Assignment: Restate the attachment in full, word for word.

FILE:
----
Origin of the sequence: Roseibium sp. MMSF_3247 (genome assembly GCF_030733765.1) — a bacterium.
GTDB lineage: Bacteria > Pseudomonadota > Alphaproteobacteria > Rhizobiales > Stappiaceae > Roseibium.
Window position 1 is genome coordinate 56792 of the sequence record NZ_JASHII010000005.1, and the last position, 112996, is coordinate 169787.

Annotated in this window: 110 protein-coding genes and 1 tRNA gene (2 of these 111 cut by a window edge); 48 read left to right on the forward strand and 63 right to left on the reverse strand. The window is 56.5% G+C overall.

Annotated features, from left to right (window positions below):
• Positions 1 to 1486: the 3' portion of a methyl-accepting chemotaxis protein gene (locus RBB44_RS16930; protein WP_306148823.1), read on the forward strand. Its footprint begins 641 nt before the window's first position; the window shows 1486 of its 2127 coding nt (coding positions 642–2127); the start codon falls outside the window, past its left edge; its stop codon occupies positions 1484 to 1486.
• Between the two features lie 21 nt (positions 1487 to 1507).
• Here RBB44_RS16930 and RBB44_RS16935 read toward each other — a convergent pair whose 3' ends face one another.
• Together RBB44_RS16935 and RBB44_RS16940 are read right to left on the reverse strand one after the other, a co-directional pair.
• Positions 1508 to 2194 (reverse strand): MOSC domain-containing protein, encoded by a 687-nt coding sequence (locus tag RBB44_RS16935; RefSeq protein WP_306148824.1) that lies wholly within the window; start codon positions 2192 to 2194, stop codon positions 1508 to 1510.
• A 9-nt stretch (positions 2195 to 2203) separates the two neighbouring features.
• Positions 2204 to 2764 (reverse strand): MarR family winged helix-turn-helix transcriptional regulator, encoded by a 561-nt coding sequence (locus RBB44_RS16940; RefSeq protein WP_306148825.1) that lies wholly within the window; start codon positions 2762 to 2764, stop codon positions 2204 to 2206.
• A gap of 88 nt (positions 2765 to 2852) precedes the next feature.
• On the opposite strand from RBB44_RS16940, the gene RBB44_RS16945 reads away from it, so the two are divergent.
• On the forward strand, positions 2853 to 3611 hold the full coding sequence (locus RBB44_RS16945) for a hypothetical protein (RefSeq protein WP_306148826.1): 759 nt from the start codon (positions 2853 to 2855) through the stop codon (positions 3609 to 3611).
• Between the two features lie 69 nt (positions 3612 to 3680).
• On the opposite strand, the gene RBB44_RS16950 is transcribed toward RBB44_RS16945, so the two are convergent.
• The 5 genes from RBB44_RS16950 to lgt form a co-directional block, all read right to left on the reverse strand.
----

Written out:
Origin of the sequence: Roseibium sp. MMSF_3247 (genome assembly GCF_030733765.1) — a bacterium.
GTDB lineage: Bacteria > Pseudomonadota > Alphaproteobacteria > Rhizobiales > Stappiaceae > Roseibium.
Window position 1 is genome coordinate 56792 of the sequence record NZ_JASHII010000005.1, and the last position, 112996, is coordinate 169787.

Annotated in this window: 110 protein-coding genes and 1 tRNA gene (2 of these 111 cut by a window edge); 48 read left to right on the forward strand and 63 right to left on the reverse strand. The window is 56.5% G+C overall.

Annotated features, from left to right (window positions below):
• Positions 1 to 1486: the 3' portion of a methyl-accepting chemotaxis protein gene (locus RBB44_RS16930; protein WP_306148823.1), read on the forward strand. Its footprint begins 641 nt before the window's first position; the window shows 1486 of its 2127 coding nt (coding positions 642–2127); the start codon falls outside the window, past its left edge; its stop codon occupies positions 1484 to 1486.
• Between the two features lie 21 nt (positions 1487 to 1507).
• Here RBB44_RS16930 and RBB44_RS16935 read toward each other — a convergent pair whose 3' ends face one another.
• Together RBB44_RS16935 and RBB44_RS16940 are read right to left on the reverse strand one after the other, a co-directional pair.
• Positions 1508 to 2194 (reverse strand): MOSC domain-containing protein, encoded by a 687-nt coding sequence (locus tag RBB44_RS16935; RefSeq protein WP_306148824.1) that lies wholly within the window; start codon positions 2192 to 2194, stop codon positions 1508 to 1510.
• A 9-nt stretch (positions 2195 to 2203) separates the two neighbouring features.
• Positions 2204 to 2764 (reverse strand): MarR family winged helix-turn-helix transcriptional regulator, encoded by a 561-nt coding sequence (locus RBB44_RS16940; RefSeq protein WP_306148825.1) that lies wholly within the window; start codon positions 2762 to 2764, stop codon positions 2204 to 2206.
• A gap of 88 nt (positions 2765 to 2852) precedes the next feature.
• On the opposite strand from RBB44_RS16940, the gene RBB44_RS16945 reads away from it, so the two are divergent.
• On the forward strand, positions 2853 to 3611 hold the full coding sequence (locus RBB44_RS16945) for a hypothetical protein (RefSeq protein WP_306148826.1): 759 nt from the start codon (positions 2853 to 2855) through the stop codon (positions 3609 to 3611).
• Between the two features lie 69 nt (positions 3612 to 3680).
• On the opposite strand, the gene RBB44_RS16950 is transcribed toward RBB44_RS16945, so the two are convergent.
• The 5 genes from RBB44_RS16950 to lgt form a co-directional block, all read right to left on the reverse strand.